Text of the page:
I have been reading about dishonesty and how the NMC measures it. I notice that the Indicative Sanctions Guidance was updated after 28th July 2017. This was following 2 cases that were heard in the high court, where registrants appealed against sanction which involved dishonesty charges. Both high court judges were critical of the panel decision making and I have included below some remarks made.

Lusinga V NMC ( 2017)

https://www.casemine.com/judgement/uk/5b2897a82c94e06b9e19806f

 “[83] Furthermore, on the scale of dishonesty, this was a case at the very bottom end. There was concealment but not active deception. There was no ill-gotten financial gain, nor any attempt at one. Mr Lusinga was merely “moonlighting” without permission which could not have been unreasonably withheld and which was not per se unlawful. None of these mitigating features are mentioned in the panel’s decision, which does not include any indication of a proper understanding of the employment law position, as I have outlined it earlier.’

 [84] As Mr Lusinga neither made any fraudulent gain, nor told any lie, nor committed any crime, he should not have been treated as if he had been a criminal, as implied by a comparison with the facts of a case such as Parkinson. Nor had he been found to have endangered any patient or acted with professional incompetence. In those circumstances, the public interest in the safe return to practice of a competent nurse would have featured as a consideration in a fair and balanced sanction decision. It did not”.

[103] I hope the Indicative Sanctions Guidance will be looked at again in the light of this judgment. The guidance does not differentiate between different forms of dishonesty, and takes one of the most serious forms of dishonesty (fraudulent financial gain) as the paradigm, without alluding to the possibility that dishonest conduct can take various forms; some criminal, some not; some destroying trust instantly, others merely undermining it to a greater or lesser extent.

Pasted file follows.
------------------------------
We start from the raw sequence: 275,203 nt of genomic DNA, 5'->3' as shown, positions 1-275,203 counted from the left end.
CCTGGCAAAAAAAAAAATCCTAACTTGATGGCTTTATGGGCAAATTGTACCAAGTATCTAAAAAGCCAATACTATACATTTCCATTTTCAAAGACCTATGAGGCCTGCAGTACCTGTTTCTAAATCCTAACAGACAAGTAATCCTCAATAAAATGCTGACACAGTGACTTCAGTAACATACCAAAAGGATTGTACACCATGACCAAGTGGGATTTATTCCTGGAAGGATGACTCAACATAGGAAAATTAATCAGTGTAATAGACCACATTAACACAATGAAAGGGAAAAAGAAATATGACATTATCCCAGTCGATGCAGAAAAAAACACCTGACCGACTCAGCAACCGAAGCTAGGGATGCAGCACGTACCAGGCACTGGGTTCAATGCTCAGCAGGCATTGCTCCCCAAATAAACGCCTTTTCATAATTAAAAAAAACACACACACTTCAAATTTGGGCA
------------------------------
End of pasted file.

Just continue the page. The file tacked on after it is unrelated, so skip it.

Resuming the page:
[104] The guidance, in my respectful opinion, needs to be more nuanced in that respect. It should not lump the thief and the fraudster together with the mere contract breaker“.

These comments were also mirrored in another case later that year.

Watters V NMC ( 2017 )

https://www.2harecourt.com/training-and-knowledge/differentiating-dishonesty/

“The Court observed that where dishonesty is a central feature of a Panel’s determination, as the case of Parkinson v Nursing and Midwifery Council [2010] EWHC 1898 demonstrates there will always be a severe risk of a registrant’s name being erased from the register.  Conduct which is not regretted and exculpated can forfeit the opportunity of a lesser penalty.  Where a registrant fails to co‑operate with an investigation, fails to engage with the Panel’s hearing or persists in misconduct, it will be impossible in good sense for a Panel to pass a lenient penalty.  In the Watters case, the Court found that the appellant did not fall into any of these categories and described the Indicative Sanctions Guidance to Panels (ISG) as a “blunt instrument” when considering cases of dishonesty.”